MB: We must trouble the distinction between spectacular and non-spectacular violence. The same holds for troubling the distinction between pre-war, war and post-war periods, because ultimately the same structures systems that are causing the physical, extreme violence during “war” are actually not actually dismantled by a ‘peace agreement’. Whether it’s ethno-racial fissures or massive inequality..
ML: Or the everyday violence perperated by security agents
MB: Absolutely. Or by patriarchy and the insidiousness of an opposing army, but because of partners, members of their community, family, extended family, police.. these forms of patriarchal violence stretched far, far before and far, far after the acute periods of war.
ML: So many of our findings in political science predominantly, and conflict studies more broadly, are rooted on this idea of signing a Peace Agreement, and then seeing whether or not fighting has re-emerged within five years. That just completely de-historicize and de-contextualize the ways in which violence manifests and the kind of underlying relationships and dynamics of power that forment forms of structural and racialized capitalist violence. We see this over and over again, and we see it invisibilized and overlooked in the way that the dominant scholarship in these fields even conceive of war and defines war in the first place.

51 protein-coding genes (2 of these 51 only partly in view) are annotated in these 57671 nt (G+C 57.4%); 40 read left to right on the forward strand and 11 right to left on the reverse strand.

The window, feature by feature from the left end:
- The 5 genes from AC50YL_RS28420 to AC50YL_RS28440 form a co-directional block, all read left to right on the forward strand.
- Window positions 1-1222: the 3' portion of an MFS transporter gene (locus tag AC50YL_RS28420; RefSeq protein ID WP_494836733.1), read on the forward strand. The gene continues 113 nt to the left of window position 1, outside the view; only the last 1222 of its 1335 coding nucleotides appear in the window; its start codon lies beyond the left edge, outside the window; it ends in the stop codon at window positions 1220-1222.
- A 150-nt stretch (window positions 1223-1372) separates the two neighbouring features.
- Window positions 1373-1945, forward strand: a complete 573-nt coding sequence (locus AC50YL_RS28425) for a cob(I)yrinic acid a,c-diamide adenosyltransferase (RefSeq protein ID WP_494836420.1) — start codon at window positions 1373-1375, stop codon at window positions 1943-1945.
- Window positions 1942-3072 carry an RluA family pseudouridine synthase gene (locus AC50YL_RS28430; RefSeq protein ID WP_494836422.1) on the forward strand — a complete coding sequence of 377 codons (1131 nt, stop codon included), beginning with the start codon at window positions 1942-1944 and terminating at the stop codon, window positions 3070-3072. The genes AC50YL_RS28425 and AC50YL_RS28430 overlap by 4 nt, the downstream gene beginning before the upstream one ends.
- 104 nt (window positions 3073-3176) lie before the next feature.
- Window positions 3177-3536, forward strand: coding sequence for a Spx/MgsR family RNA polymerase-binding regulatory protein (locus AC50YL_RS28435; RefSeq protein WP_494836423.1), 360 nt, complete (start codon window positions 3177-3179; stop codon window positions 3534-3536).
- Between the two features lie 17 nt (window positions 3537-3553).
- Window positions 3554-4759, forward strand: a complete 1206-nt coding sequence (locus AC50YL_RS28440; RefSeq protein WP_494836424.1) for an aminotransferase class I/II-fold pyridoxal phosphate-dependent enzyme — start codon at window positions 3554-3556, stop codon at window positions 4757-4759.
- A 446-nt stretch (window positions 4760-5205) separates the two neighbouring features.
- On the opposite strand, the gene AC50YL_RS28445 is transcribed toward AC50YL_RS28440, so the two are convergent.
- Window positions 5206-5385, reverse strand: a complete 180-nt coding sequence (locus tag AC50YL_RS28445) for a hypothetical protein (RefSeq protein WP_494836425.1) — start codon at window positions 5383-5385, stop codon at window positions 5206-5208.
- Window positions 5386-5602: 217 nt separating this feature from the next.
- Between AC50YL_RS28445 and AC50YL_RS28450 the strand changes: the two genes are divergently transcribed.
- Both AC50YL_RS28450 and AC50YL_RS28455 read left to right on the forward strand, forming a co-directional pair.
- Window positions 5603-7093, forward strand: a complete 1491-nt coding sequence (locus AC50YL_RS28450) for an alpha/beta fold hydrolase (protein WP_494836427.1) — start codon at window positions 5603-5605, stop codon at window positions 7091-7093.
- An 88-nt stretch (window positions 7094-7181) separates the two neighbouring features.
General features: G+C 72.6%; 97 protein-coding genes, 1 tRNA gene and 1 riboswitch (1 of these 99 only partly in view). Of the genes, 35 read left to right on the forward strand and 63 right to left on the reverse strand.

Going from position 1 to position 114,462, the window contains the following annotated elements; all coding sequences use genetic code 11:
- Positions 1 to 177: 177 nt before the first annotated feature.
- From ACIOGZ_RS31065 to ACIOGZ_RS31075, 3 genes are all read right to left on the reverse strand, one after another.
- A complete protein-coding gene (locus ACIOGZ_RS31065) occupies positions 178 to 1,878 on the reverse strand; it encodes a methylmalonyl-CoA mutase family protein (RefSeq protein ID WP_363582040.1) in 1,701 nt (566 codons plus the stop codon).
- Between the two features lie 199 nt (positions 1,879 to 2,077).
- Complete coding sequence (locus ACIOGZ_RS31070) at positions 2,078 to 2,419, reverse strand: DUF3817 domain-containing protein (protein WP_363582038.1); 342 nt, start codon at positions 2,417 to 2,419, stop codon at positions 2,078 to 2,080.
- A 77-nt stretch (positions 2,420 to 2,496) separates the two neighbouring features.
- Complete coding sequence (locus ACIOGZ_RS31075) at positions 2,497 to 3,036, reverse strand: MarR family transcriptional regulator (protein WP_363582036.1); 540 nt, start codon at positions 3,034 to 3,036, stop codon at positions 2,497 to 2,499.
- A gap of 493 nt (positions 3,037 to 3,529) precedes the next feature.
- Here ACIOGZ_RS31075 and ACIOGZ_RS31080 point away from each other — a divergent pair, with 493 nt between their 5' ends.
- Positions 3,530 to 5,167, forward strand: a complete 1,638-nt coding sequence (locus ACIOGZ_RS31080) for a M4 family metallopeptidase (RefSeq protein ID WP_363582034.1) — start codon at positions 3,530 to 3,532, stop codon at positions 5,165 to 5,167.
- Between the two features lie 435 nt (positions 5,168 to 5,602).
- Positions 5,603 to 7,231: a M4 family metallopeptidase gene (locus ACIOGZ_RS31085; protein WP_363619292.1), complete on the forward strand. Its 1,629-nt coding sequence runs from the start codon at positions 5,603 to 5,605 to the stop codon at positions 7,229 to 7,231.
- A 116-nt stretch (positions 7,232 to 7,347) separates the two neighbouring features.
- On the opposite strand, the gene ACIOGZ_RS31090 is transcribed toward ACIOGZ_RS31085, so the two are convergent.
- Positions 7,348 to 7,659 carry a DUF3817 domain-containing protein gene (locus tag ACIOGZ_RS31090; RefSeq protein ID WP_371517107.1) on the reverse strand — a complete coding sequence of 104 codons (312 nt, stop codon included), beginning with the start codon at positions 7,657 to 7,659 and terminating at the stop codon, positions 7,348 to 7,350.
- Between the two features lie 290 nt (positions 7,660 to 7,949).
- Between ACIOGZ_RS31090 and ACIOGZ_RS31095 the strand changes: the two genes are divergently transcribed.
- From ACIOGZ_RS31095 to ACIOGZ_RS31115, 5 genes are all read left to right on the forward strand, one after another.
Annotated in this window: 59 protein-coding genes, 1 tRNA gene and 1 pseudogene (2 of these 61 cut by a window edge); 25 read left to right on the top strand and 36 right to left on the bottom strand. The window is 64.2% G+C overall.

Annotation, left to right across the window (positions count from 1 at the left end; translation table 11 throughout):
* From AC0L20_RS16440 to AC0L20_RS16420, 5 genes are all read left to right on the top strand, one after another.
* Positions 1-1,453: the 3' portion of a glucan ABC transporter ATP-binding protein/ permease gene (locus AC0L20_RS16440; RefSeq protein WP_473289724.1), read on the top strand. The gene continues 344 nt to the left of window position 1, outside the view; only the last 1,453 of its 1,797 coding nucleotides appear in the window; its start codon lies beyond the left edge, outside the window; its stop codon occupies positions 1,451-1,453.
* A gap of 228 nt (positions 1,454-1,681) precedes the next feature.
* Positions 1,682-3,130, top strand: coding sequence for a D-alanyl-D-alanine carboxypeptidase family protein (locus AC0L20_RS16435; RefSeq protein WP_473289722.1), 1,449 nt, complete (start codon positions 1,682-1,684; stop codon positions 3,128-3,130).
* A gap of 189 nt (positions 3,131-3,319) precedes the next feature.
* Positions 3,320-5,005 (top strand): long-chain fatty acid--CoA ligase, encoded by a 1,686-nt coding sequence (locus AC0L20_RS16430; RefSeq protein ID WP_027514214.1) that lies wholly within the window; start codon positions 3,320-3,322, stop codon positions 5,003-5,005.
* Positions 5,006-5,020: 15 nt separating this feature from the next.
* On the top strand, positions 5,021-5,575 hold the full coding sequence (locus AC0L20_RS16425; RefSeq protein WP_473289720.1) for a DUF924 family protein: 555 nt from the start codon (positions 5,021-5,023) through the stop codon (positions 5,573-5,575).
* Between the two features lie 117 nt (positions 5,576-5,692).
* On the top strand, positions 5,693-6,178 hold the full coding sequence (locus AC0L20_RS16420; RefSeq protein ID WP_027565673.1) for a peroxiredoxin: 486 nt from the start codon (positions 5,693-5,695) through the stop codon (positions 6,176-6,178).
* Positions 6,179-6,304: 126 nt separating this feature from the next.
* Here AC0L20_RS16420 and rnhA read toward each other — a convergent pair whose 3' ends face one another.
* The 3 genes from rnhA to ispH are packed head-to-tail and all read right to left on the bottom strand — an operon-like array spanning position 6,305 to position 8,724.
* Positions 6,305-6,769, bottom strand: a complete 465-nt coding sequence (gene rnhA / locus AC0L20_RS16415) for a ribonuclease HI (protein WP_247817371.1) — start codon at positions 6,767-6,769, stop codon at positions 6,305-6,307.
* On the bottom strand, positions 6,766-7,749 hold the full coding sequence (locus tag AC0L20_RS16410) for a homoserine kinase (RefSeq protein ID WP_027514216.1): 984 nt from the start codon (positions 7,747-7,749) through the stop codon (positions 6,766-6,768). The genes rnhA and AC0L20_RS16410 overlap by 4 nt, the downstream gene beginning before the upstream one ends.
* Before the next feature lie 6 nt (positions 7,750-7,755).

JA: How do we make inconvenient findings… les inconvenient? How do you deal with that question?
MB: You don’t.
ML: Yeah you don’t. There’s a reason why they’re inconvenient.
MB: Because they challenge existing systems and structures. They rub up against the status quo and the status quo is not tenable. That’s what we know, especially when we’re talking about the crumblings of an apocalypse [global warming]. We are at the midsts of mass extintions, the rising temperatures that are creating cataclysmic weather events around the world. The erosion of soil, of plant life and animal life from so many parts of the world. We are already there. Being convenient is being palatable and operating within existing systems, and the existing systems are what require change.